Centre has further said that its formulated policy is compliant of constitutional principles, and  classification made have a reasonable nexus and an intelligible differentia. The affidavit has stated that the policy is made after careful consideration of all relevant factors by the authority competent to make the policy. 

Due to consultations and "persuasions" by the Central Government both the manufactures of vaccine have declared their prices which are uniform for all State Governments, Centre tells Supreme Court.

The price factor of vaccines will not have any impact on the ultimate beneficiary, as all State Governments have declared their policy of free vaccination, Centre tells Supreme Court.

Centre also says allowing vaccines to be sold through private sector will reduce the operational stress on government facilities as those who can afford to pay will go to private hospitals.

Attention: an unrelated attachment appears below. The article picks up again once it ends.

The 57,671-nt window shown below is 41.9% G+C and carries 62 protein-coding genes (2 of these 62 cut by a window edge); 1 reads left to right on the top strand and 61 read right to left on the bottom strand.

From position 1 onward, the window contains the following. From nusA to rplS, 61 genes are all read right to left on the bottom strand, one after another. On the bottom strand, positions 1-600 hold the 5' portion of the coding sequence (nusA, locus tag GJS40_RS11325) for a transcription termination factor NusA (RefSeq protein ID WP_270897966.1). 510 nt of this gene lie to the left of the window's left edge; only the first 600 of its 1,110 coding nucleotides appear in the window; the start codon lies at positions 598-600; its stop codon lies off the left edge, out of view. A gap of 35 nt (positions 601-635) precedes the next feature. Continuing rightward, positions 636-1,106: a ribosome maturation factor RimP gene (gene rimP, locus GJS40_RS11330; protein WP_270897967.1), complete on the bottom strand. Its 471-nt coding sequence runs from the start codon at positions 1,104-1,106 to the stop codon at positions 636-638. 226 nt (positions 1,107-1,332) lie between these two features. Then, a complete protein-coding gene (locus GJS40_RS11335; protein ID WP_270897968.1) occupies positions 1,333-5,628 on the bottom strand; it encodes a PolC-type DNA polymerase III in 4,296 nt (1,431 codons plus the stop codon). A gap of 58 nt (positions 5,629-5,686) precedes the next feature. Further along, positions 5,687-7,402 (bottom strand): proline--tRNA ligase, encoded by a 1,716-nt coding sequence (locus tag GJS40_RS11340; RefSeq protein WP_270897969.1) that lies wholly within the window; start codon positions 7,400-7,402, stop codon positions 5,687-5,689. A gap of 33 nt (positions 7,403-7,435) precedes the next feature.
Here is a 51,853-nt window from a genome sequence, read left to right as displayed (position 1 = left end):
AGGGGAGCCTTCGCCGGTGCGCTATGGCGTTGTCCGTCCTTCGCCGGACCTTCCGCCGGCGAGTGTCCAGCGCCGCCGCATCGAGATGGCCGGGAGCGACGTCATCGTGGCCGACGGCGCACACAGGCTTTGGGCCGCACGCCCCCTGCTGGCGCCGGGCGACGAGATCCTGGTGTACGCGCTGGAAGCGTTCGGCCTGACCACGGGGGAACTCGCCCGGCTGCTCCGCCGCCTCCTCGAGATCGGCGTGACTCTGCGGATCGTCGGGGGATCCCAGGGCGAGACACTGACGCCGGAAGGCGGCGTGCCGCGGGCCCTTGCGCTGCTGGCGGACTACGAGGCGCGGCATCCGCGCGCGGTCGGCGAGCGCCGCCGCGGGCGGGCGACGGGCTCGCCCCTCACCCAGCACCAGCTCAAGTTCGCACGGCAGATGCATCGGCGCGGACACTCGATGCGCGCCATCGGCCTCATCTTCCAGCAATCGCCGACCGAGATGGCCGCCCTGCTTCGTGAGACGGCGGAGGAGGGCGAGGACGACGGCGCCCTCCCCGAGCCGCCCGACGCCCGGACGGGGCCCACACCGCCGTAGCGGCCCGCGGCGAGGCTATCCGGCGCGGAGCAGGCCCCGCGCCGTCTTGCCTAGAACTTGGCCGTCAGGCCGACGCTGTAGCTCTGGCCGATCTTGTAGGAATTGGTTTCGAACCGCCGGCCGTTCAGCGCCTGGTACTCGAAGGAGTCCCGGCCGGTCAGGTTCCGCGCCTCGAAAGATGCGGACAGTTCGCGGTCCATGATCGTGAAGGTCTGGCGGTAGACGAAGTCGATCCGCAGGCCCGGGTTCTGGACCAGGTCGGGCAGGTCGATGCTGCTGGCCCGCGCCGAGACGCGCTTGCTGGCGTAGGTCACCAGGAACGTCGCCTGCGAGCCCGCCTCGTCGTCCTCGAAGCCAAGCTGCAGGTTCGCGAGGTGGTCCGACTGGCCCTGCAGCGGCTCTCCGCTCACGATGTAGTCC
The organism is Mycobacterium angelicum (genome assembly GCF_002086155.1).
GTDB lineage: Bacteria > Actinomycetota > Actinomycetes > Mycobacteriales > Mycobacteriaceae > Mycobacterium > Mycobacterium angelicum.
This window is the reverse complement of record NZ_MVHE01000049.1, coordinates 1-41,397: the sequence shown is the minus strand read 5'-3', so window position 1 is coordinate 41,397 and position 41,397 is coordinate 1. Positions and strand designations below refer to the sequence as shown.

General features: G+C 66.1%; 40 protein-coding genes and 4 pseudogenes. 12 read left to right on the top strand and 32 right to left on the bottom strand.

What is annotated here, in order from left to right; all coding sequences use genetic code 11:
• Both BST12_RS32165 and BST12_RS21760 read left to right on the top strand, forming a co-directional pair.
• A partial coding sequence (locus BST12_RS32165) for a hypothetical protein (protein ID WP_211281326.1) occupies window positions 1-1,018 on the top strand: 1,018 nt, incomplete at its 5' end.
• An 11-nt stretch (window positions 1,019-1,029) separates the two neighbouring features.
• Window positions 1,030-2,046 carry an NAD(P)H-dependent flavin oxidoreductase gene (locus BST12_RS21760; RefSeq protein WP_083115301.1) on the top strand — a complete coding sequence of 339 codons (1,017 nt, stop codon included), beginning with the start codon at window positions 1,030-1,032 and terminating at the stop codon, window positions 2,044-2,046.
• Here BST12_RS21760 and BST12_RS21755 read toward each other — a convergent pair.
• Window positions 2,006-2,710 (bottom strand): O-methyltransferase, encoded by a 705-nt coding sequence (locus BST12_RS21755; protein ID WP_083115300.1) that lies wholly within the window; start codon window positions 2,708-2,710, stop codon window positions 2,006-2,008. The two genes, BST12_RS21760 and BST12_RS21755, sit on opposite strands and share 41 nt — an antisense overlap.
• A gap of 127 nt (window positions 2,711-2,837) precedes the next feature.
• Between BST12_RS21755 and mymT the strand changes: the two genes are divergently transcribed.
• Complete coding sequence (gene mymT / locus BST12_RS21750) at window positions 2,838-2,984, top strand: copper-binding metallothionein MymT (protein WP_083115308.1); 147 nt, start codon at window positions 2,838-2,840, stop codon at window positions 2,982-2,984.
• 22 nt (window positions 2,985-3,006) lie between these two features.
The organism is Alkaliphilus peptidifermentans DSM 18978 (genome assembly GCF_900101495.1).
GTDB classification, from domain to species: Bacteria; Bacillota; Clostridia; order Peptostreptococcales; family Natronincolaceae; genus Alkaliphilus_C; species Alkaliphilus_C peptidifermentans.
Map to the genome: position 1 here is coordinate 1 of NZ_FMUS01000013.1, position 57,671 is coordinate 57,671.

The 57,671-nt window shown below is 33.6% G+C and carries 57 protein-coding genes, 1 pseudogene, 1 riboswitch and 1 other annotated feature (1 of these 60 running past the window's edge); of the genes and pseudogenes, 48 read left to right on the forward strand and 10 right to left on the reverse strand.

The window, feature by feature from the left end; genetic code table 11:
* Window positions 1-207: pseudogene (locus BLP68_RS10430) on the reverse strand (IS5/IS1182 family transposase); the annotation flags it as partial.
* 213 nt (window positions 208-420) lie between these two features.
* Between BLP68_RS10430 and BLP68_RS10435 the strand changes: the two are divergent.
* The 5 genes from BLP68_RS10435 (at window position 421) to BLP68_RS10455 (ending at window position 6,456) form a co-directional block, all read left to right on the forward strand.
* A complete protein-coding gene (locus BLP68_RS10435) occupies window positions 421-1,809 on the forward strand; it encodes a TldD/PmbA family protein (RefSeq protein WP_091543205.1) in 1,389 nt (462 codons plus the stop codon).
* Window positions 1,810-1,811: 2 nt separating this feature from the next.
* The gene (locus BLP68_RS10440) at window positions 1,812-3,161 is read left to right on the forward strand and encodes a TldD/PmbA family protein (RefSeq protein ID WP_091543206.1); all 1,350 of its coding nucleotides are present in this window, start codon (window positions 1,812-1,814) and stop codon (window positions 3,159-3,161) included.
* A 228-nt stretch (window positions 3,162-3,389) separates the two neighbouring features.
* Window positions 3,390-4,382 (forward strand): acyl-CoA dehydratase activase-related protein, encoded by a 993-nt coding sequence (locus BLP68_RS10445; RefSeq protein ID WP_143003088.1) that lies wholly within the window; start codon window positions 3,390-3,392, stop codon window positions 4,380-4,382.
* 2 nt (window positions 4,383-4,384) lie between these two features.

Centre says that the vaccination policy was based on expert advise and deliberations at the highest executive level and no interference is called for in a judicial proceeding



Centre has argued that even though some other policy is suggested and Court finds it to be better, the same may not be a ground for Supreme Court to  exercise its power of judicial review to substitute the policy more particularly when in such unprecedented times, the Executive, must have some free play in the joints based upon on ground experience and in larger public interest.

The Central Government has also stated that it is already utilising the health care workforce available with the armed forces and para military forces during the pandemic. Further, the plan for utilisation of the same for the purpose of vaccination are under active consideration and is being considered on need basis.

Centre has informed the Court that the matter of sending the proposal for invocation of the provisions of Section 100 of the Patents Act, 1970, is being processed. It's stated that MoHFW, with support of the DoP and the MEA, is making all efforts to enhance availability of Remdesivir through ramping up of production and sourcing through imports.